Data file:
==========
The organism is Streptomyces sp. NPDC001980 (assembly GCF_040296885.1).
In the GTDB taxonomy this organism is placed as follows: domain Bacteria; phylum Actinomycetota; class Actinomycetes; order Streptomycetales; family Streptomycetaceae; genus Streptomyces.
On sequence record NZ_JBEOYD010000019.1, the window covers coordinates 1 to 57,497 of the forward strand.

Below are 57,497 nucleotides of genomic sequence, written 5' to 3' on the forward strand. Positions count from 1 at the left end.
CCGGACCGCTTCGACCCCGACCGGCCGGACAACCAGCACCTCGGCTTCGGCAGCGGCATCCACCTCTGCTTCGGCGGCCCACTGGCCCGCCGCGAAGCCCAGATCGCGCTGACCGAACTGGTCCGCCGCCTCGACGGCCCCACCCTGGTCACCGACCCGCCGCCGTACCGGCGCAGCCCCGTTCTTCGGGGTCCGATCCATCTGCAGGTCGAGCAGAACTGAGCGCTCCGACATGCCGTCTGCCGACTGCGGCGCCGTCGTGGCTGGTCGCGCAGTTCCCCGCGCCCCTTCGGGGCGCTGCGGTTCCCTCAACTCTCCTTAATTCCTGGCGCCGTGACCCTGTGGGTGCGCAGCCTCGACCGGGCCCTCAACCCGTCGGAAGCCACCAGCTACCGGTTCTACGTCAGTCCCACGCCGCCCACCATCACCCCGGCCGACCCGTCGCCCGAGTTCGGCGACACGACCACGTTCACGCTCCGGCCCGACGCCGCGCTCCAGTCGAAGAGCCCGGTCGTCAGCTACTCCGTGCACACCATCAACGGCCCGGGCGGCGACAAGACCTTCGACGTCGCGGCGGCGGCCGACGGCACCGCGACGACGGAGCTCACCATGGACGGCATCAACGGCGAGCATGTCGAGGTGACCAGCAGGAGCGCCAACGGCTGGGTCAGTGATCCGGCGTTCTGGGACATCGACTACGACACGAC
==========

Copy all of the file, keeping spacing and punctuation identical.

The organism is Streptomyces sp. NPDC001980 (assembly GCF_040296885.1).
In the GTDB taxonomy this organism is placed as follows: domain Bacteria; phylum Actinomycetota; class Actinomycetes; order Streptomycetales; family Streptomycetaceae; genus Streptomyces.
On sequence record NZ_JBEOYD010000019.1, the window covers coordinates 1 to 57,497 of the forward strand.

Below are 57,497 nucleotides of genomic sequence, written 5' to 3' on the forward strand. Positions count from 1 at the left end.
CCGGACCGCTTCGACCCCGACCGGCCGGACAACCAGCACCTCGGCTTCGGCAGCGGCATCCACCTCTGCTTCGGCGGCCCACTGGCCCGCCGCGAAGCCCAGATCGCGCTGACCGAACTGGTCCGCCGCCTCGACGGCCCCACCCTGGTCACCGACCCGCCGCCGTACCGGCGCAGCCCCGTTCTTCGGGGTCCGATCCATCTGCAGGTCGAGCAGAACTGAGCGCTCCGACATGCCGTCTGCCGACTGCGGCGCCGTCGTGGCTGGTCGCGCAGTTCCCCGCGCCCCTTCGGGGCGCTGCGGTTCCCTCAACTCTCCTTAATTCCTGGCGCCGTGACCCTGTGGGTGCGCAGCCTCGACCGGGCCCTCAACCCGTCGGAAGCCACCAGCTACCGGTTCTACGTCAGTCCCACGCCGCCCACCATCACCCCGGCCGACCCGTCGCCCGAGTTCGGCGACACGACCACGTTCACGCTCCGGCCCGACGCCGCGCTCCAGTCGAAGAGCCCGGTCGTCAGCTACTCCGTGCACACCATCAACGGCCCGGGCGGCGACAAGACCTTCGACGTCGCGGCGGCGGCCGACGGCACCGCGACGACGGAGCTCACCATGGACGGCATCAACGGCGAGCATGTCGAGGTGACCAGCAGGAGCGCCAACGGCTGGGTCAGTGATCCGGCGTTCTGGGACATCGACTACGACACGAC